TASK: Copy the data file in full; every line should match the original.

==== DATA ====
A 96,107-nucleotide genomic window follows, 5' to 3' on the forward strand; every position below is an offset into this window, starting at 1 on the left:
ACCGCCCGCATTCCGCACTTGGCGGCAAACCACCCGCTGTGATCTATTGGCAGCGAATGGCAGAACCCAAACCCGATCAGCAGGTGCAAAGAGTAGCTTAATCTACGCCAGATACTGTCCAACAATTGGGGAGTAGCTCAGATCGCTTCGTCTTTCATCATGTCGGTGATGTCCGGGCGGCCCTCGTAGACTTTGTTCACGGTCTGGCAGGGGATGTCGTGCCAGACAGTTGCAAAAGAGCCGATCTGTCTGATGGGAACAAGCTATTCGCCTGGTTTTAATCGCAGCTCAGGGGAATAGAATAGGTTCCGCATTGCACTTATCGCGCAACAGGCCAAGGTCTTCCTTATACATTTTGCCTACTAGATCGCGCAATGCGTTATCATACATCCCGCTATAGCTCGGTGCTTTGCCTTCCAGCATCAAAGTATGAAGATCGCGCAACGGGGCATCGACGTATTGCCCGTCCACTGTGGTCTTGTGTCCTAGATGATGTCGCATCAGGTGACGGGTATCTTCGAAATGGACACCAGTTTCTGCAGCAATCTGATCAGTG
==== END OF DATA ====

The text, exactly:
A 96,107-nucleotide genomic window follows, 5' to 3' on the forward strand; every position below is an offset into this window, starting at 1 on the left:
ACCGCCCGCATTCCGCACTTGGCGGCAAACCACCCGCTGTGATCTATTGGCAGCGAATGGCAGAACCCAAACCCGATCAGCAGGTGCAAAGAGTAGCTTAATCTACGCCAGATACTGTCCAACAATTGGGGAGTAGCTCAGATCGCTTCGTCTTTCATCATGTCGGTGATGTCCGGGCGGCCCTCGTAGACTTTGTTCACGGTCTGGCAGGGGATGTCGTGCCAGACAGTTGCAAAAGAGCCGATCTGTCTGATGGGAACAAGCTATTCGCCTGGTTTTAATCGCAGCTCAGGGGAATAGAATAGGTTCCGCATTGCACTTATCGCGCAACAGGCCAAGGTCTTCCTTATACATTTTGCCTACTAGATCGCGCAATGCGTTATCATACATCCCGCTATAGCTCGGTGCTTTGCCTTCCAGCATCAAAGTATGAAGATCGCGCAACGGGGCATCGACGTATTGCCCGTCCACTGTGGTCTTGTGTCCTAGATGATGTCGCATCAGGTGACGGGTATCTTCGAAATGGACACCAGTTTCTGCAGCAATCTGATCAGTG